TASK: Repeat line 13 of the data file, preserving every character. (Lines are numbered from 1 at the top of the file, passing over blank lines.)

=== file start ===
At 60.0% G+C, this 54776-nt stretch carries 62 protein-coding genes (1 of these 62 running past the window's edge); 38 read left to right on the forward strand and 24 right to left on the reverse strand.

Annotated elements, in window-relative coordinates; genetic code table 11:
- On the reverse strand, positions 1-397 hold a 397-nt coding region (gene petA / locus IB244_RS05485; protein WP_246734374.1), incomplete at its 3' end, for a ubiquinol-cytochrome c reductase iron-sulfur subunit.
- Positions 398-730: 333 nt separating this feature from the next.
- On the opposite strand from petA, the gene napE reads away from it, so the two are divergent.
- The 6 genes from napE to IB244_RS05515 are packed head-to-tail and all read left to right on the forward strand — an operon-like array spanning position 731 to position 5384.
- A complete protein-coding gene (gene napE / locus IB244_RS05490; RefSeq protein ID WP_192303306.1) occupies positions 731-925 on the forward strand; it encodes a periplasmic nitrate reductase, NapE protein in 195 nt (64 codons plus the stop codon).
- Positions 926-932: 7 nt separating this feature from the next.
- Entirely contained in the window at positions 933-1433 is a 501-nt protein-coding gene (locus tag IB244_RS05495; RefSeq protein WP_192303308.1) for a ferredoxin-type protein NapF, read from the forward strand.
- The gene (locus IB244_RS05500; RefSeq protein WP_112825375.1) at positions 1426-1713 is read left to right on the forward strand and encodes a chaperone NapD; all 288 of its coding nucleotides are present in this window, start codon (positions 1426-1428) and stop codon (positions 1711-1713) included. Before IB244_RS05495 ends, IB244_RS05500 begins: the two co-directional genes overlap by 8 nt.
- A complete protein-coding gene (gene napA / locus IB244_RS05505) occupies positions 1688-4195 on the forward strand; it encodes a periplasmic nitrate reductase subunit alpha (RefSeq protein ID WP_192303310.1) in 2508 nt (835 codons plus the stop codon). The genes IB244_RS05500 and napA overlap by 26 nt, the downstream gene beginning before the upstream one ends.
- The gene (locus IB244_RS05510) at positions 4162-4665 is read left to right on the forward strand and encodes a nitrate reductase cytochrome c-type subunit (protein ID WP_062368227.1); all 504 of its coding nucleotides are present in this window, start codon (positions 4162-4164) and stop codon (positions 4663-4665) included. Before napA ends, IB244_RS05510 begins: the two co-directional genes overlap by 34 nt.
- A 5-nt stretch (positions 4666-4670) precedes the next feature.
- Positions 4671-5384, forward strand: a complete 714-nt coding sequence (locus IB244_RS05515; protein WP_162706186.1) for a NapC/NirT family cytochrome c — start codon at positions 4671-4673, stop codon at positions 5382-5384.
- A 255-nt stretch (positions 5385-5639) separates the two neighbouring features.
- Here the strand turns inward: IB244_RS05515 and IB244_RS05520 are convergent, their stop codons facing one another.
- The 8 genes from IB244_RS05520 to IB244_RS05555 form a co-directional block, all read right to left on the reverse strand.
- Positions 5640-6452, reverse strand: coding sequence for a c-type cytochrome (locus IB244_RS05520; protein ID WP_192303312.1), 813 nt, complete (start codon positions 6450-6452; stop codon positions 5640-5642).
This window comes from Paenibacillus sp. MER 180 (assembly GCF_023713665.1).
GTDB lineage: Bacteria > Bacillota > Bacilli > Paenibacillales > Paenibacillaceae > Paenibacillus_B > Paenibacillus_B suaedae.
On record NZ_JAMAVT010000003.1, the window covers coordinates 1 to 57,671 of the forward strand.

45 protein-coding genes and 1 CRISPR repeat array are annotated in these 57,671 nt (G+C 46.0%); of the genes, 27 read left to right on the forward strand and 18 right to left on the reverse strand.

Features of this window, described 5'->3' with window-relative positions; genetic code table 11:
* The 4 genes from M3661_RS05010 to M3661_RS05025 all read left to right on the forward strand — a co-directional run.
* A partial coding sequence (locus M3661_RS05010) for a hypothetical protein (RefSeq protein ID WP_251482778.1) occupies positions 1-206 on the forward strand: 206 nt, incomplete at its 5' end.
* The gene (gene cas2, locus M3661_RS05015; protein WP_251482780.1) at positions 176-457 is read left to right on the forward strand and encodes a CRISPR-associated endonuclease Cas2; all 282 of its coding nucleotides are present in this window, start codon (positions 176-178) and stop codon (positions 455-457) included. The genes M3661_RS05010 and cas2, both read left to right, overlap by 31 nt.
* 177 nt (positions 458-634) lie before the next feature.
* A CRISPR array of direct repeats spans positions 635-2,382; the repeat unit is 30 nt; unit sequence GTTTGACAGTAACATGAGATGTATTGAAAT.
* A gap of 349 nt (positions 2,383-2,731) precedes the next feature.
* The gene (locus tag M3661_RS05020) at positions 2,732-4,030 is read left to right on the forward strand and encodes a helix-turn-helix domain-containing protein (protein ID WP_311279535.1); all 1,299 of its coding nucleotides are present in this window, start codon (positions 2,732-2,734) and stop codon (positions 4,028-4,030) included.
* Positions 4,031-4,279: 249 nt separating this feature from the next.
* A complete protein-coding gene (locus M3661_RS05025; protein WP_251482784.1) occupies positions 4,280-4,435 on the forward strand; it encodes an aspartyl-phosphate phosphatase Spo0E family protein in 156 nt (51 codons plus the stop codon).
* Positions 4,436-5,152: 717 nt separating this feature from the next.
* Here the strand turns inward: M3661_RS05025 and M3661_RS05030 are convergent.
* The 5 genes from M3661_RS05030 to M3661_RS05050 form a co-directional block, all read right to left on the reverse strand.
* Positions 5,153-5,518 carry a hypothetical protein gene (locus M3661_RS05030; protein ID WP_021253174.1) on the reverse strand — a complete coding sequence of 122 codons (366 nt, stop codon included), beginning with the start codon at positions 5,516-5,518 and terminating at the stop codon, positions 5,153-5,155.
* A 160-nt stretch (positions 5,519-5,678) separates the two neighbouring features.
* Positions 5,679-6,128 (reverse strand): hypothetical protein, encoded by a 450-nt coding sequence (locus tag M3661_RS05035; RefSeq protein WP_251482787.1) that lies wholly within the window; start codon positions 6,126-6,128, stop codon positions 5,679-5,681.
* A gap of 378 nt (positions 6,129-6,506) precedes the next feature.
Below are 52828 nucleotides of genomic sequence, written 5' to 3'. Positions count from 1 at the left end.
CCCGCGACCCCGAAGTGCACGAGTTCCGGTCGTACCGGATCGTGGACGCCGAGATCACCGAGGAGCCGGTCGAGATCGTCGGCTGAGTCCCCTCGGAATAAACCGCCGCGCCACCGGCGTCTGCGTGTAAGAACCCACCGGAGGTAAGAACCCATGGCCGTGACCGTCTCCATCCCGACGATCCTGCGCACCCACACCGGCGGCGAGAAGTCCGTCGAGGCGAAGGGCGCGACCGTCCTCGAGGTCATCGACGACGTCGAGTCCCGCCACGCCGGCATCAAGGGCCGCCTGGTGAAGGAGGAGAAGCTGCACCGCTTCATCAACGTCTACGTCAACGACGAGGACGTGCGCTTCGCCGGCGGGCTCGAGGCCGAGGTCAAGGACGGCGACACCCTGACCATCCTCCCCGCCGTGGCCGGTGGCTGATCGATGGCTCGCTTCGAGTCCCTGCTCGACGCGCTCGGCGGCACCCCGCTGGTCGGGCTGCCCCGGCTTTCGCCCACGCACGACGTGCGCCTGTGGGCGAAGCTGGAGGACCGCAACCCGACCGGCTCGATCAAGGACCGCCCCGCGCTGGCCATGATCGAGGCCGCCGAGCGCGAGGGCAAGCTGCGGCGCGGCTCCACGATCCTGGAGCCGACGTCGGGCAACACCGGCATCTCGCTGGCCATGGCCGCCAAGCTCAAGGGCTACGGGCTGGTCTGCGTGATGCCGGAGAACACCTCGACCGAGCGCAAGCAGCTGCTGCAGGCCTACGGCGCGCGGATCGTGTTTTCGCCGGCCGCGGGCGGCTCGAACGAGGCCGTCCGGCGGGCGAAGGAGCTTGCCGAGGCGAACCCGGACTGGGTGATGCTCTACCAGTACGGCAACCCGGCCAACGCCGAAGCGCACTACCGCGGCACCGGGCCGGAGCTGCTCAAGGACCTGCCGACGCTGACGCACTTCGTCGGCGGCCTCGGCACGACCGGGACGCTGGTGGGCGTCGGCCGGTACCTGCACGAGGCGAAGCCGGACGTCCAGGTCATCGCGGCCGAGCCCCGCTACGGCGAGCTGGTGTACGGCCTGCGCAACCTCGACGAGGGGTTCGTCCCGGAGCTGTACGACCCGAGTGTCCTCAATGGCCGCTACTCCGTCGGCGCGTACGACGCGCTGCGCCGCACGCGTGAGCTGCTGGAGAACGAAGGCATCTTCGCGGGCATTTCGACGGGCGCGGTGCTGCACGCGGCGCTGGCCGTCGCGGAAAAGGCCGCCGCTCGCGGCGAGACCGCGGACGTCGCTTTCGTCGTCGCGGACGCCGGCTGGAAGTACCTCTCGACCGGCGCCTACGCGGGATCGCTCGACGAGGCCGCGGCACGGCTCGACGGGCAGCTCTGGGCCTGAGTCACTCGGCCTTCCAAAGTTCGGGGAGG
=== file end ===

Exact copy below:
- A 5-nt stretch (positions 4666-4670) precedes the next feature.